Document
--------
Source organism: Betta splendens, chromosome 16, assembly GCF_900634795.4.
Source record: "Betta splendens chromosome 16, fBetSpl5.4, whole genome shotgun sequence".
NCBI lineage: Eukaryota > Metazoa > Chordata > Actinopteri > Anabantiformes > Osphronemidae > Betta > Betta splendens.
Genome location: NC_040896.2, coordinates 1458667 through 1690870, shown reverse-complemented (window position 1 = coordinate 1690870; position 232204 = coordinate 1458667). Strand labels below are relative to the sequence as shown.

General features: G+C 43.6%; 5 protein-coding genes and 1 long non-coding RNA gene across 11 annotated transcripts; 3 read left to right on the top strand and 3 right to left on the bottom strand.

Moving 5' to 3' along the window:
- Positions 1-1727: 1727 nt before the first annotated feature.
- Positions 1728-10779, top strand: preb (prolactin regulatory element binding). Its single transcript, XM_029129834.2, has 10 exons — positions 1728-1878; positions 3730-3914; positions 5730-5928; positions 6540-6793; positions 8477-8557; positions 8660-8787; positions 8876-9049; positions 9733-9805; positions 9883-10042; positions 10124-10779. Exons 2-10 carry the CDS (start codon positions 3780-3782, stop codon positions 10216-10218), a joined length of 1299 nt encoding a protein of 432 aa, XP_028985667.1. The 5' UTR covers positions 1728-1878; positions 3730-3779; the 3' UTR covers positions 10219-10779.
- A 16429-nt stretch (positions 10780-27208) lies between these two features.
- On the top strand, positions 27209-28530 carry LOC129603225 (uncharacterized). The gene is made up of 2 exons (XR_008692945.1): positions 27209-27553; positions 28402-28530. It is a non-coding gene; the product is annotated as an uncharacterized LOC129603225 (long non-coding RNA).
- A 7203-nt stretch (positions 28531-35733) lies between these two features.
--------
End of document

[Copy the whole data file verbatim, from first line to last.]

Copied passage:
Source organism: Betta splendens, chromosome 16, assembly GCF_900634795.4.
Source record: "Betta splendens chromosome 16, fBetSpl5.4, whole genome shotgun sequence".
NCBI lineage: Eukaryota > Metazoa > Chordata > Actinopteri > Anabantiformes > Osphronemidae > Betta > Betta splendens.
Genome location: NC_040896.2, coordinates 1458667 through 1690870, shown reverse-complemented (window position 1 = coordinate 1690870; position 232204 = coordinate 1458667). Strand labels below are relative to the sequence as shown.

General features: G+C 43.6%; 5 protein-coding genes and 1 long non-coding RNA gene across 11 annotated transcripts; 3 read left to right on the top strand and 3 right to left on the bottom strand.

Moving 5' to 3' along the window:
- Positions 1-1727: 1727 nt before the first annotated feature.
- Positions 1728-10779, top strand: preb (prolactin regulatory element binding). Its single transcript, XM_029129834.2, has 10 exons — positions 1728-1878; positions 3730-3914; positions 5730-5928; positions 6540-6793; positions 8477-8557; positions 8660-8787; positions 8876-9049; positions 9733-9805; positions 9883-10042; positions 10124-10779. Exons 2-10 carry the CDS (start codon positions 3780-3782, stop codon positions 10216-10218), a joined length of 1299 nt encoding a protein of 432 aa, XP_028985667.1. The 5' UTR covers positions 1728-1878; positions 3730-3779; the 3' UTR covers positions 10219-10779.
- A 16429-nt stretch (positions 10780-27208) lies between these two features.
- On the top strand, positions 27209-28530 carry LOC129603225 (uncharacterized). The gene is made up of 2 exons (XR_008692945.1): positions 27209-27553; positions 28402-28530. It is a non-coding gene; the product is annotated as an uncharacterized LOC129603225 (long non-coding RNA).
- A 7203-nt stretch (positions 28531-35733) lies between these two features.